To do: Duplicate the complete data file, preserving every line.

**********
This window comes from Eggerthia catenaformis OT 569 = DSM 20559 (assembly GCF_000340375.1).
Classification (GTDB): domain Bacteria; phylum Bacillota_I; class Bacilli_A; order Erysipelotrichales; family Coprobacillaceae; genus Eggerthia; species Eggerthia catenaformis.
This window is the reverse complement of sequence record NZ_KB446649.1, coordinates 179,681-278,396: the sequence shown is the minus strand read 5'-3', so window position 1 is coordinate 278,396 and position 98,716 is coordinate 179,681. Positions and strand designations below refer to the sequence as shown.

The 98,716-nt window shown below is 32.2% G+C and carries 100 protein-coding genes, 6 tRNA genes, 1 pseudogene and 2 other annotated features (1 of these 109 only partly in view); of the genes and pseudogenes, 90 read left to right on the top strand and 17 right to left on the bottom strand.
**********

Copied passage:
This window comes from Eggerthia catenaformis OT 569 = DSM 20559 (assembly GCF_000340375.1).
Classification (GTDB): domain Bacteria; phylum Bacillota_I; class Bacilli_A; order Erysipelotrichales; family Coprobacillaceae; genus Eggerthia; species Eggerthia catenaformis.
This window is the reverse complement of sequence record NZ_KB446649.1, coordinates 179,681-278,396: the sequence shown is the minus strand read 5'-3', so window position 1 is coordinate 278,396 and position 98,716 is coordinate 179,681. Positions and strand designations below refer to the sequence as shown.

The 98,716-nt window shown below is 32.2% G+C and carries 100 protein-coding genes, 6 tRNA genes, 1 pseudogene and 2 other annotated features (1 of these 109 only partly in view); of the genes and pseudogenes, 90 read left to right on the top strand and 17 right to left on the bottom strand.